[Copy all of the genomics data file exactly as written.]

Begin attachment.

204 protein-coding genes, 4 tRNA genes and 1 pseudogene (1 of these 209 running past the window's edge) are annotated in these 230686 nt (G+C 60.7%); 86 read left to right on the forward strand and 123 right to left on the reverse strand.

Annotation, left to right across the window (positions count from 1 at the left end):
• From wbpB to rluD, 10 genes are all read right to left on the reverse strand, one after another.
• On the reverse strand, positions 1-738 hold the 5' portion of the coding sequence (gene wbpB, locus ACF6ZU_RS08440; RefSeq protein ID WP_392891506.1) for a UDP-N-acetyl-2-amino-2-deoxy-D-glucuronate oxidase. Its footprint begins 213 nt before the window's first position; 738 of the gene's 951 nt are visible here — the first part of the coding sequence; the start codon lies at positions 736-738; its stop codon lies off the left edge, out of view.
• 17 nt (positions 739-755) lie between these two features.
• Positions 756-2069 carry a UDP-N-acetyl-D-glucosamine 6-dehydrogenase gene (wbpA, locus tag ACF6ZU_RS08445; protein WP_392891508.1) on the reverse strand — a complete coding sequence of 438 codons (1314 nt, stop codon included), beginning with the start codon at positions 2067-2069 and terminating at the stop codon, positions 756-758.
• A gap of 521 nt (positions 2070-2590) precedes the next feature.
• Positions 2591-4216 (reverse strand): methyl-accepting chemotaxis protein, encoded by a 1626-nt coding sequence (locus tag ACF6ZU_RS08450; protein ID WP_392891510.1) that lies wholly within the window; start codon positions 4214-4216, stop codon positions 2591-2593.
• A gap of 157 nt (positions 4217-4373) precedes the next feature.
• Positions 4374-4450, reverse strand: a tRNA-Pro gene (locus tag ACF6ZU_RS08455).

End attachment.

204 protein-coding genes, 4 tRNA genes and 1 pseudogene (1 of these 209 running past the window's edge) are annotated in these 230686 nt (G+C 60.7%); 86 read left to right on the forward strand and 123 right to left on the reverse strand.

Annotation, left to right across the window (positions count from 1 at the left end):
• From wbpB to rluD, 10 genes are all read right to left on the reverse strand, one after another.
• On the reverse strand, positions 1-738 hold the 5' portion of the coding sequence (gene wbpB, locus ACF6ZU_RS08440; RefSeq protein ID WP_392891506.1) for a UDP-N-acetyl-2-amino-2-deoxy-D-glucuronate oxidase. Its footprint begins 213 nt before the window's first position; 738 of the gene's 951 nt are visible here — the first part of the coding sequence; the start codon lies at positions 736-738; its stop codon lies off the left edge, out of view.
• 17 nt (positions 739-755) lie between these two features.
• Positions 756-2069 carry a UDP-N-acetyl-D-glucosamine 6-dehydrogenase gene (wbpA, locus tag ACF6ZU_RS08445; protein WP_392891508.1) on the reverse strand — a complete coding sequence of 438 codons (1314 nt, stop codon included), beginning with the start codon at positions 2067-2069 and terminating at the stop codon, positions 756-758.
• A gap of 521 nt (positions 2070-2590) precedes the next feature.
• Positions 2591-4216 (reverse strand): methyl-accepting chemotaxis protein, encoded by a 1626-nt coding sequence (locus tag ACF6ZU_RS08450; protein ID WP_392891510.1) that lies wholly within the window; start codon positions 4214-4216, stop codon positions 2591-2593.
• A gap of 157 nt (positions 4217-4373) precedes the next feature.
• Positions 4374-4450, reverse strand: a tRNA-Pro gene (locus tag ACF6ZU_RS08455).